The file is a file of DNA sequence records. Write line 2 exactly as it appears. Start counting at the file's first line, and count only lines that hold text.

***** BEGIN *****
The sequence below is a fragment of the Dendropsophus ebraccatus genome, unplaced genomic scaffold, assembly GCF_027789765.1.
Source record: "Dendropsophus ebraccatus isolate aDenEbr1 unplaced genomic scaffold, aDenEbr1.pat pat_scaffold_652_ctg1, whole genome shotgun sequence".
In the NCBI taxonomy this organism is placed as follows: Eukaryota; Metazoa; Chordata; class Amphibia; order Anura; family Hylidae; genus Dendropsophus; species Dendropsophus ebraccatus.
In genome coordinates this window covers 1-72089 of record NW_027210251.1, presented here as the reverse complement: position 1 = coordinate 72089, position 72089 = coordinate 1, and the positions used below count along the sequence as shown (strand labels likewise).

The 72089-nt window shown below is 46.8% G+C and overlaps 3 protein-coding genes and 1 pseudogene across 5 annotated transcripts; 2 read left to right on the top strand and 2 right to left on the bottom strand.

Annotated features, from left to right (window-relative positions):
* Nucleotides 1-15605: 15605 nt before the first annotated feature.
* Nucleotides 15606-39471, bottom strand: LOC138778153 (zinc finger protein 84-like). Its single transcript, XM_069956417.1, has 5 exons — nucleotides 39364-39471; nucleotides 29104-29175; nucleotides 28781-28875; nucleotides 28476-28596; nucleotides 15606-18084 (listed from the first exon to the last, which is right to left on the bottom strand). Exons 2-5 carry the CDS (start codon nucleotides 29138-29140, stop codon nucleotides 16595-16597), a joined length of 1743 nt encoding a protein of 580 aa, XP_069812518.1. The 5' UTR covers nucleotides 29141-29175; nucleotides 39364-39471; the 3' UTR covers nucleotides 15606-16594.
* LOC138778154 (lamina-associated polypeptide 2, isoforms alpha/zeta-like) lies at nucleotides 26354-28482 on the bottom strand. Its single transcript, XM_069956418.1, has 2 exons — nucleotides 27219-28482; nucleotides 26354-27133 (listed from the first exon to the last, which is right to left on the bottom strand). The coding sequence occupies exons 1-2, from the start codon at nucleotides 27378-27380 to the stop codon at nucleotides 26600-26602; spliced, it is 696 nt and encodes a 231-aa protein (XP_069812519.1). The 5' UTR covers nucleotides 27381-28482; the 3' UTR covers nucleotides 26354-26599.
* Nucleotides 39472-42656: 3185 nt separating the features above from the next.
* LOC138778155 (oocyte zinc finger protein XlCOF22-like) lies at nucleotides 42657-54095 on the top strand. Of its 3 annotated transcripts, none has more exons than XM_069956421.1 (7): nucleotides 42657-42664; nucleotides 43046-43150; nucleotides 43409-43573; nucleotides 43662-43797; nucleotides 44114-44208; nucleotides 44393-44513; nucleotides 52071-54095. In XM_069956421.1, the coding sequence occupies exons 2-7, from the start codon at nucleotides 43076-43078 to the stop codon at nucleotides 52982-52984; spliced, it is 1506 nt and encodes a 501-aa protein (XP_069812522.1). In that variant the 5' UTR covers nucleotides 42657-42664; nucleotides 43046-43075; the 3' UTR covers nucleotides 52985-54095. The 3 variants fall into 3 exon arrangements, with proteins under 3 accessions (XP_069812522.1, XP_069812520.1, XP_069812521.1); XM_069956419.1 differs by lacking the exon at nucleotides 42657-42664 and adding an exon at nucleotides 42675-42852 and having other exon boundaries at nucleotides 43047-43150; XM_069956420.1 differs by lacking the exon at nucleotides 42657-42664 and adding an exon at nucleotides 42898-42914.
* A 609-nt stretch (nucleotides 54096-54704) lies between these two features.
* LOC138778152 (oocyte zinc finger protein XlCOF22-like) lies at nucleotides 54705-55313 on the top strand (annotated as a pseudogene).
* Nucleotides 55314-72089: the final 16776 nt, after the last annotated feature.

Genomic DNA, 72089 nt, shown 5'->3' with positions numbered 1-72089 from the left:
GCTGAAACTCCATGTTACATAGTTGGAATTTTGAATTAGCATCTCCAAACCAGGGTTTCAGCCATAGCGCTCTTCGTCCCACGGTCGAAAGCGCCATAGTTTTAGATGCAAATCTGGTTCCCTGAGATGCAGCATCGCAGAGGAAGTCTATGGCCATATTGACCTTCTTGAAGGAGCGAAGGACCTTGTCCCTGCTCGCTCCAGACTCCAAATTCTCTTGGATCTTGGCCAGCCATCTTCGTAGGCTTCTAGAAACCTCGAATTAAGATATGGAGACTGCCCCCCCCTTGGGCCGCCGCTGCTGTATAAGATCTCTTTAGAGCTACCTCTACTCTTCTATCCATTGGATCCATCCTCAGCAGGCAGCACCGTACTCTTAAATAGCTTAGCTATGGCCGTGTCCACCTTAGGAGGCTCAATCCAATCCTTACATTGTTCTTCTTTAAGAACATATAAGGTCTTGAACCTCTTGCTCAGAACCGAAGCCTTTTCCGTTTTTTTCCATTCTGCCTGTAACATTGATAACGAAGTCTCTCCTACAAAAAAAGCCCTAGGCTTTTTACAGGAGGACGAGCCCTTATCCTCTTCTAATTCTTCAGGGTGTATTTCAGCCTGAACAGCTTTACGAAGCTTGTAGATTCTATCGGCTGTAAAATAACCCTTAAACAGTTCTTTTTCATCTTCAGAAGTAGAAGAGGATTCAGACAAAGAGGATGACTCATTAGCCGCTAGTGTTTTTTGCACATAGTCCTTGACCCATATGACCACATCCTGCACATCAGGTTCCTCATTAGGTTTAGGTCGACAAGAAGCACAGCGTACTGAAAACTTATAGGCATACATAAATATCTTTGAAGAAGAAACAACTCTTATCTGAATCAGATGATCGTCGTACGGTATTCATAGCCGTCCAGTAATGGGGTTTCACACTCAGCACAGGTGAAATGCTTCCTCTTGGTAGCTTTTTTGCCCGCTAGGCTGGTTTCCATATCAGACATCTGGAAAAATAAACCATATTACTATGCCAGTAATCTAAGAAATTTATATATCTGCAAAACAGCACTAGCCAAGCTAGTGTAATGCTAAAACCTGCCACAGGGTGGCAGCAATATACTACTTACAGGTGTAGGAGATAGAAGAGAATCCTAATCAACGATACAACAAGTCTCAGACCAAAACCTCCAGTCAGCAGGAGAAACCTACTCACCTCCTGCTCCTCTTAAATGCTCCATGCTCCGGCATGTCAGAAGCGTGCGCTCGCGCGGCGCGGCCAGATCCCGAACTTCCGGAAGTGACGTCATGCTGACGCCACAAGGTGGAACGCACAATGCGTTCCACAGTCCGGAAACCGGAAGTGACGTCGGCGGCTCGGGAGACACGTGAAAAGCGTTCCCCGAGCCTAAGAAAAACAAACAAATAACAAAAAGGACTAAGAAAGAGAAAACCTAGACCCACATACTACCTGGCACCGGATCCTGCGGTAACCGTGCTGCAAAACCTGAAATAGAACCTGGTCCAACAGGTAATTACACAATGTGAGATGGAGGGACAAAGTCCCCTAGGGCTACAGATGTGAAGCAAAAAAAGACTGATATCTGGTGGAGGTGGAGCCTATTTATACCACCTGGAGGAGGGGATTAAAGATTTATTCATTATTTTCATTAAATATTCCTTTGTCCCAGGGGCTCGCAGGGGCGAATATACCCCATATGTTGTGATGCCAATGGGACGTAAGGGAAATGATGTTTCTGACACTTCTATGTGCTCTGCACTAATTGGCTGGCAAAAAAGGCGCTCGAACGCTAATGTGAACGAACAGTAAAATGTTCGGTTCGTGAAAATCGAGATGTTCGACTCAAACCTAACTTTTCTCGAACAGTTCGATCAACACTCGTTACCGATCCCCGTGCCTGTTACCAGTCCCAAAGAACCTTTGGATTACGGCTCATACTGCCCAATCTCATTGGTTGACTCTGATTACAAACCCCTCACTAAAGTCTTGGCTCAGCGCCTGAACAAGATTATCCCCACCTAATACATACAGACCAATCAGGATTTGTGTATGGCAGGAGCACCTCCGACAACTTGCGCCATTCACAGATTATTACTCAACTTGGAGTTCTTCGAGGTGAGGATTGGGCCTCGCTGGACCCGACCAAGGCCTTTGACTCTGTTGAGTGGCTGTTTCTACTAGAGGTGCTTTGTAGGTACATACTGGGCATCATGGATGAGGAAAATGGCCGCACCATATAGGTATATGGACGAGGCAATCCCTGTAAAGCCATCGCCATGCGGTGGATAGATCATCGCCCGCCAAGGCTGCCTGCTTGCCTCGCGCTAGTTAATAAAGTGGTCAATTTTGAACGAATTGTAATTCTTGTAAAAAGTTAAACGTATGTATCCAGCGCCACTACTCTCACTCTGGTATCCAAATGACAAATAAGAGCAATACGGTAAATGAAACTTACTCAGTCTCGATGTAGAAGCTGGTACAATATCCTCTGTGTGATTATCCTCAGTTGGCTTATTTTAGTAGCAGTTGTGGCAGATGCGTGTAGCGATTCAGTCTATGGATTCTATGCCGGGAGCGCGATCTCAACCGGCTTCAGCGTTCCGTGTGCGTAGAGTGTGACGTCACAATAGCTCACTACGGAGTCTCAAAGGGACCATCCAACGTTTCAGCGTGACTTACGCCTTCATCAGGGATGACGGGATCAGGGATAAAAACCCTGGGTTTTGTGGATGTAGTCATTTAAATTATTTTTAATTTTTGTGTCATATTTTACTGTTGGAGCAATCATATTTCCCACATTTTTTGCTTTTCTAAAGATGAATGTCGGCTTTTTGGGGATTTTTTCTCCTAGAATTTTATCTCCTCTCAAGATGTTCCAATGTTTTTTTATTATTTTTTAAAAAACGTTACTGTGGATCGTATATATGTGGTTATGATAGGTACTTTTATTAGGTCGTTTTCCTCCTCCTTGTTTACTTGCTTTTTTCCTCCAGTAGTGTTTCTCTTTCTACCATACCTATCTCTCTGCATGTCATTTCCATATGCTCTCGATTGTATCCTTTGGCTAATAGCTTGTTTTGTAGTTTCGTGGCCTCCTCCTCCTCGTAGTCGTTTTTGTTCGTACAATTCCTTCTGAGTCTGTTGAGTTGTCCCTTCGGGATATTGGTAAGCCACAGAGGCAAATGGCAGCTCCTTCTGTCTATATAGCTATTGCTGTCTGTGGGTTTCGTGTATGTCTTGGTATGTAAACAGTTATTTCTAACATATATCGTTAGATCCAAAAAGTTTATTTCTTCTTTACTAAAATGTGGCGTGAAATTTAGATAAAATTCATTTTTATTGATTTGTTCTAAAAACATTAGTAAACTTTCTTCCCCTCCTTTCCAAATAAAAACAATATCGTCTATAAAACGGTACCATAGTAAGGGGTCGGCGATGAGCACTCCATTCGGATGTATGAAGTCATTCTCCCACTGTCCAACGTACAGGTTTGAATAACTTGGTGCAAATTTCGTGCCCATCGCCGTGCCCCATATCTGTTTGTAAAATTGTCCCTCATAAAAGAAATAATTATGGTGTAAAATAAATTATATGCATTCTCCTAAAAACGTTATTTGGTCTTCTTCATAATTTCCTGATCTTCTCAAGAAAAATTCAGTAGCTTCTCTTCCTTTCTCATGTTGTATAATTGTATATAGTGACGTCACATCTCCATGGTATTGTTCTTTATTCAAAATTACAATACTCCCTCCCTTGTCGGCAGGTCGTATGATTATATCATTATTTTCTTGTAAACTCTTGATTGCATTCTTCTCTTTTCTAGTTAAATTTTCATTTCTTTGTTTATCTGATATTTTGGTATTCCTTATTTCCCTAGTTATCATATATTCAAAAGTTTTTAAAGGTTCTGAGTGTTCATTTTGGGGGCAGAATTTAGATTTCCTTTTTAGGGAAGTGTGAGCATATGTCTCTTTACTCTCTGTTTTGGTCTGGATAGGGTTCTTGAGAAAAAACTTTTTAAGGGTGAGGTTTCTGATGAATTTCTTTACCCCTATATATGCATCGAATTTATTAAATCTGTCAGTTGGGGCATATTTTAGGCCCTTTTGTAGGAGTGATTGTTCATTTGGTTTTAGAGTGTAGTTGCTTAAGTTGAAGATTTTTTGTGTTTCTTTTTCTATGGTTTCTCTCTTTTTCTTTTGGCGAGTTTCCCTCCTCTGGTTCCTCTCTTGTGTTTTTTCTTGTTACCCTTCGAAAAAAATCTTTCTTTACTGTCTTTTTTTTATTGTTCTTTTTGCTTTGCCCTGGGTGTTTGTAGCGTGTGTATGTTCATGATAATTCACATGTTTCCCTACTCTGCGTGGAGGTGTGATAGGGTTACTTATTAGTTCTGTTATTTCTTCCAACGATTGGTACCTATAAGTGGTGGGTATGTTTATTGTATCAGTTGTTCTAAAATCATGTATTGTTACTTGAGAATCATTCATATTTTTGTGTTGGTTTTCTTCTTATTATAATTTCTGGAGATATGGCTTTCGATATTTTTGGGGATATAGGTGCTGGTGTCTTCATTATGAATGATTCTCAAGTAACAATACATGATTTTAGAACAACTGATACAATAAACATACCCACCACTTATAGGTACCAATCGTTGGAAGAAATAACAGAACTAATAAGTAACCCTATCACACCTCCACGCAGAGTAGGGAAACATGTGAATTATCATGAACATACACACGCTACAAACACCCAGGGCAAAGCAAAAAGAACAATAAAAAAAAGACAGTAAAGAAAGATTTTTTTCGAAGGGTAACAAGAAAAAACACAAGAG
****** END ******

Source record: "Dendropsophus ebraccatus isolate aDenEbr1 unplaced genomic scaffold, aDenEbr1.pat pat_scaffold_652_ctg1, whole genome shotgun sequence".